Posts with tag: rent returns

Returns on buy-to-let property rise year-on-year

New data shows that total returns for buy-to-let property in England and Wales increased substantially in the year to March.

According to figures in the Property Partner residential market index, overall returns on buy-to-let increased to 9.57% during the twelve months.

Ups and downs

The Index combines both rental income and capital growth to gauge the total rate of return on residential property over a period of time. Results are generated by research carried out by Property Partner and Office for National Statistics data.

Quarterly, buy-to-let portfolios were up by 2.31%, despite falling by 0.31% month-on-month.

The year-on-year rises recorded were lead by London, where buy-to-let returns increased by 16.49%. The capital was followed by the East of England, where a rise of 13.18% was recorded. Next came the South East (12.1%) and the East Midlands (8.59%).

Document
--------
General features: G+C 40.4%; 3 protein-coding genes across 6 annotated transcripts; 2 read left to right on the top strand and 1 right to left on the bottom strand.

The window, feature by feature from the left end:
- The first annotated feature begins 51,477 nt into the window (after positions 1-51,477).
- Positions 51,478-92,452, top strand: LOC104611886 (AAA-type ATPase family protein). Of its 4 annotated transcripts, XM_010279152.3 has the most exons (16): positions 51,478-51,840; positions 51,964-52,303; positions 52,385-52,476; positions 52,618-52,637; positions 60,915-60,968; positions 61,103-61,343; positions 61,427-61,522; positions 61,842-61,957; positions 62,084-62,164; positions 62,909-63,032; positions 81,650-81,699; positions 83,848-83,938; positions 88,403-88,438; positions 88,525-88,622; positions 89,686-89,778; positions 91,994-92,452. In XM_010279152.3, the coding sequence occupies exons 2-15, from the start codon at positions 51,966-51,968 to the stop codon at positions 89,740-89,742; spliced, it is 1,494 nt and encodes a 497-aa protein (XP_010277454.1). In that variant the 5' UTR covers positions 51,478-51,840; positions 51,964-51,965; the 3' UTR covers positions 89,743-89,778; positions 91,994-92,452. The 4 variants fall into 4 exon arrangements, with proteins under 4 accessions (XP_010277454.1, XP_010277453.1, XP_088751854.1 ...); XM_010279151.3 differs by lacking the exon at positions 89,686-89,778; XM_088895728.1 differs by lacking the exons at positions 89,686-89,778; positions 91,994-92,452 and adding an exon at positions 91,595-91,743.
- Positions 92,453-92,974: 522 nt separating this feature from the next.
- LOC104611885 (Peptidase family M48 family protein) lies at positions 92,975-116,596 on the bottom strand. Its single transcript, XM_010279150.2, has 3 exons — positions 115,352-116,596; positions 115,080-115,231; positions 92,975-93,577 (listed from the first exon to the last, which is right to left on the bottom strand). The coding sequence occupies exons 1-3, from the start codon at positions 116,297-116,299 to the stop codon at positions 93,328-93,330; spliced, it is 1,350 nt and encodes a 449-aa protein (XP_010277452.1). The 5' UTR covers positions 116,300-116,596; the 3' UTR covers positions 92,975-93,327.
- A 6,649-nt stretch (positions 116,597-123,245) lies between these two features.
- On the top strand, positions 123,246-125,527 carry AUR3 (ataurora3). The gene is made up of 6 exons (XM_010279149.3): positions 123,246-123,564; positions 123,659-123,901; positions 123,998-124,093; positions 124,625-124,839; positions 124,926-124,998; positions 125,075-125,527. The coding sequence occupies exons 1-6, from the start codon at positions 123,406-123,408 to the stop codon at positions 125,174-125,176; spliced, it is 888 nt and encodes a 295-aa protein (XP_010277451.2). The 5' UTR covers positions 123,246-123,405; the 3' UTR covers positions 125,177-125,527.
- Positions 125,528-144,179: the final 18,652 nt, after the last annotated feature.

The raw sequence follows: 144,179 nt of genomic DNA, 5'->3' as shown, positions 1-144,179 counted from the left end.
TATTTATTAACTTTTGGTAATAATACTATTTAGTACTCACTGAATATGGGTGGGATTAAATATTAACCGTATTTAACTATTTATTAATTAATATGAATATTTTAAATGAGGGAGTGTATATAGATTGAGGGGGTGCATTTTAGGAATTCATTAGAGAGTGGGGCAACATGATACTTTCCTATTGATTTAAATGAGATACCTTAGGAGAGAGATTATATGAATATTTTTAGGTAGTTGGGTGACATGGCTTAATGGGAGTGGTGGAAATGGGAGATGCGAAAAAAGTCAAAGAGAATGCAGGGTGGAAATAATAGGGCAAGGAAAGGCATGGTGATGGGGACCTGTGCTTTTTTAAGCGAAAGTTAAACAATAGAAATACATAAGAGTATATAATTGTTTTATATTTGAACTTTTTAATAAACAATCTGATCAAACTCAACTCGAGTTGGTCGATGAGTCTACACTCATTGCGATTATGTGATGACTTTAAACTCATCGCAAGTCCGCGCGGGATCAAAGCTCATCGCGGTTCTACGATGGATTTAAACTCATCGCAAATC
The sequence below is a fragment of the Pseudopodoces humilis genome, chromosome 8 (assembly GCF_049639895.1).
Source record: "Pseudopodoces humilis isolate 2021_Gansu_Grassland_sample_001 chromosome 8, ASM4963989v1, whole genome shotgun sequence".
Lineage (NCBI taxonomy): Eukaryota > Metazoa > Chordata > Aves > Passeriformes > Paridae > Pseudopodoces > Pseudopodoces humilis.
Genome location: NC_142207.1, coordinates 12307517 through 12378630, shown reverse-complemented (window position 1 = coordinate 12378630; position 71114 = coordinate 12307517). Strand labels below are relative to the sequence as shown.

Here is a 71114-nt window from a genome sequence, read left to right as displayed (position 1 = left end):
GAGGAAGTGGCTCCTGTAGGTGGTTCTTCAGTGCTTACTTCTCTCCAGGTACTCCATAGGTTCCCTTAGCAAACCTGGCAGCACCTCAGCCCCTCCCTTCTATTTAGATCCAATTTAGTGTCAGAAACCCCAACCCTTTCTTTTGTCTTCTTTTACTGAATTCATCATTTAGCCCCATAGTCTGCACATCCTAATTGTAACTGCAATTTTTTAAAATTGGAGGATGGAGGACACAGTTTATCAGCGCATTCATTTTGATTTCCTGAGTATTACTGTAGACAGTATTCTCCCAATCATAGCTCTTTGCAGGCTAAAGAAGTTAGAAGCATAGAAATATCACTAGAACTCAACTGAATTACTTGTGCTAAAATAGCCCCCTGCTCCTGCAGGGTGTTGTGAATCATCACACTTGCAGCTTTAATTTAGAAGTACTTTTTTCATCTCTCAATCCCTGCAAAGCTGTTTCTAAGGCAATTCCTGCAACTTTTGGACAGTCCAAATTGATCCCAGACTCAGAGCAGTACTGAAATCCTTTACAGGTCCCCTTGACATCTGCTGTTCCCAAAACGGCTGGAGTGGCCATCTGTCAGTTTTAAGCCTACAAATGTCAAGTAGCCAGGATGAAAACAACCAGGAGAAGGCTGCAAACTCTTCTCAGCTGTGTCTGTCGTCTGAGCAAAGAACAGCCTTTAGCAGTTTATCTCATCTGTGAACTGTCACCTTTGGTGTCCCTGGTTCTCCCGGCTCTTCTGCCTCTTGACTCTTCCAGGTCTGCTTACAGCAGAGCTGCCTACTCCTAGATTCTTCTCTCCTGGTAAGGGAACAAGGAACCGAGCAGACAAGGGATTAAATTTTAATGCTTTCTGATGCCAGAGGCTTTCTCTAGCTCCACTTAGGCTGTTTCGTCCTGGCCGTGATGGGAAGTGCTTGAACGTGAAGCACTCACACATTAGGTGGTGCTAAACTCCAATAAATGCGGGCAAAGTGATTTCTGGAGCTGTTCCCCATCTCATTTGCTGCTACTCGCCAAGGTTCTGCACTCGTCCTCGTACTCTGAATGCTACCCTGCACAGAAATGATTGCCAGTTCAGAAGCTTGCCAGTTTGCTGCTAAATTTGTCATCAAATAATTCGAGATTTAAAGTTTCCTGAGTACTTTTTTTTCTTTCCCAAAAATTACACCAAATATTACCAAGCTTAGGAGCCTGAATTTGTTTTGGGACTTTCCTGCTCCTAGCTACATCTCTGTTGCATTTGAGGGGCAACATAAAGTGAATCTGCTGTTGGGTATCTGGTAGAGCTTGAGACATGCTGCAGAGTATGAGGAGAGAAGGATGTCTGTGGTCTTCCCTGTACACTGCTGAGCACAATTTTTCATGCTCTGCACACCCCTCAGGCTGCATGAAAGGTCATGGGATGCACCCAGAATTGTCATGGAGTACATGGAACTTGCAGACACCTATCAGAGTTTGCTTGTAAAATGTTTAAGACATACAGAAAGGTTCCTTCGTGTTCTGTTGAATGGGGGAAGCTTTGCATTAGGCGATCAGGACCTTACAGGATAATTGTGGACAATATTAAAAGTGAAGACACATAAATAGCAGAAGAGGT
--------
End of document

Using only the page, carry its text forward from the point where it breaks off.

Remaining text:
In the North West, there was a rise of 8.44% and 8.42% in the South West. The West Midlands saw an increase of 6.08%, Yorkshire and the Humber 4.51% and the North East 2.57%.

Returns on buy-to-let property rise year-on-year

Returns on buy-to-let property rise year-on-year

Stamp Duty Rises

Rob Weaver, Property Partner’s director in investment, feels the strong yearly growth was driven by investors rushing to beat the Stamp Duty surcharge increase deadline.

Weaver notes, ‘this was especially true of London, where annual returns were in double digits, reaching an eye-watering 16.5%. The East was strong too and from first hand experience the Northern Powerhouse regeneration plan is boosting investment activity in the North West and in particular Manchester.’[1]

‘What’s clear is that regional disparities in the housing market are widening, with Yorkshire and Humberside and the North East regions looking fragile,’ he continued.[1]

Referendum caution

Mr Weaver also pointed out that would-be investors are exercising caution ahead of the EU referendum in June. He went on to say however that, ‘the fundamentals of high employment, wage growth, cheap borrowing and the chronic shortage of supply remain in place and are positive.’[1]